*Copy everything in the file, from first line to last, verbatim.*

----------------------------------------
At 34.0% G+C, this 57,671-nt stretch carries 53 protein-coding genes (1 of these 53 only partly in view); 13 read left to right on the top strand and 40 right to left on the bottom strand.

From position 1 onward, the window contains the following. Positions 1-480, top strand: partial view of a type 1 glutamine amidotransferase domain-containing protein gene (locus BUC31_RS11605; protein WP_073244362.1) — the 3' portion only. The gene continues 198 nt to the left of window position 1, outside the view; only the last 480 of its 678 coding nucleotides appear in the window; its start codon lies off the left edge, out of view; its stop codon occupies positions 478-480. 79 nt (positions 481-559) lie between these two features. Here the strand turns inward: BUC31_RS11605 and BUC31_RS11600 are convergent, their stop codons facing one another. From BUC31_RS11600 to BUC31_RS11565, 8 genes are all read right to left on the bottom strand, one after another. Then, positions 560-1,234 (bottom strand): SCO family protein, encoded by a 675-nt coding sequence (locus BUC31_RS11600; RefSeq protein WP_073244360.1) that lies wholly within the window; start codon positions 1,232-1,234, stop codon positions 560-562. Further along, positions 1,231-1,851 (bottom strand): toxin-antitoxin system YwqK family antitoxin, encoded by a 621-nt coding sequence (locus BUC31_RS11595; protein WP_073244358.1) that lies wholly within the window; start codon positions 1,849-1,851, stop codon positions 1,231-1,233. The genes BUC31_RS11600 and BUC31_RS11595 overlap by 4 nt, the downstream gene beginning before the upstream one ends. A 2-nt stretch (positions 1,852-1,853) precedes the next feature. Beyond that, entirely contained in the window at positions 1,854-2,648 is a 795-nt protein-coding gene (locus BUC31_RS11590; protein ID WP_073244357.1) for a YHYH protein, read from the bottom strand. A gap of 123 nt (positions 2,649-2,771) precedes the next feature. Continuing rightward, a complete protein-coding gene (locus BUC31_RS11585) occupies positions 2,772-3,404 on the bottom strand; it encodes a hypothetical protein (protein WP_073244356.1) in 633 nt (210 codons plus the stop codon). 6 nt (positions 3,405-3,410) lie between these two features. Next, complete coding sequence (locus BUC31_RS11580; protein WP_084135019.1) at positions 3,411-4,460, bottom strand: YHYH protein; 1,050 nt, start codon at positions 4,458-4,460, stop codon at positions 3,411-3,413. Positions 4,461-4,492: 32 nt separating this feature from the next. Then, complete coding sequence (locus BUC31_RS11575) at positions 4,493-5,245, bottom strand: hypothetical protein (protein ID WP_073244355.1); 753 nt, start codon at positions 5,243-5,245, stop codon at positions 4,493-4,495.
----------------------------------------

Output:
At 34.0% G+C, this 57,671-nt stretch carries 53 protein-coding genes (1 of these 53 only partly in view); 13 read left to right on the top strand and 40 right to left on the bottom strand.

From position 1 onward, the window contains the following. Positions 1-480, top strand: partial view of a type 1 glutamine amidotransferase domain-containing protein gene (locus BUC31_RS11605; protein WP_073244362.1) — the 3' portion only. The gene continues 198 nt to the left of window position 1, outside the view; only the last 480 of its 678 coding nucleotides appear in the window; its start codon lies off the left edge, out of view; its stop codon occupies positions 478-480. 79 nt (positions 481-559) lie between these two features. Here the strand turns inward: BUC31_RS11605 and BUC31_RS11600 are convergent, their stop codons facing one another. From BUC31_RS11600 to BUC31_RS11565, 8 genes are all read right to left on the bottom strand, one after another. Then, positions 560-1,234 (bottom strand): SCO family protein, encoded by a 675-nt coding sequence (locus BUC31_RS11600; RefSeq protein WP_073244360.1) that lies wholly within the window; start codon positions 1,232-1,234, stop codon positions 560-562. Further along, positions 1,231-1,851 (bottom strand): toxin-antitoxin system YwqK family antitoxin, encoded by a 621-nt coding sequence (locus BUC31_RS11595; protein WP_073244358.1) that lies wholly within the window; start codon positions 1,849-1,851, stop codon positions 1,231-1,233. The genes BUC31_RS11600 and BUC31_RS11595 overlap by 4 nt, the downstream gene beginning before the upstream one ends. A 2-nt stretch (positions 1,852-1,853) precedes the next feature. Beyond that, entirely contained in the window at positions 1,854-2,648 is a 795-nt protein-coding gene (locus BUC31_RS11590; protein ID WP_073244357.1) for a YHYH protein, read from the bottom strand. A gap of 123 nt (positions 2,649-2,771) precedes the next feature. Continuing rightward, a complete protein-coding gene (locus BUC31_RS11585) occupies positions 2,772-3,404 on the bottom strand; it encodes a hypothetical protein (protein WP_073244356.1) in 633 nt (210 codons plus the stop codon). 6 nt (positions 3,405-3,410) lie between these two features. Next, complete coding sequence (locus BUC31_RS11580; protein WP_084135019.1) at positions 3,411-4,460, bottom strand: YHYH protein; 1,050 nt, start codon at positions 4,458-4,460, stop codon at positions 3,411-3,413. Positions 4,461-4,492: 32 nt separating this feature from the next. Then, complete coding sequence (locus BUC31_RS11575) at positions 4,493-5,245, bottom strand: hypothetical protein (protein ID WP_073244355.1); 753 nt, start codon at positions 5,243-5,245, stop codon at positions 4,493-4,495.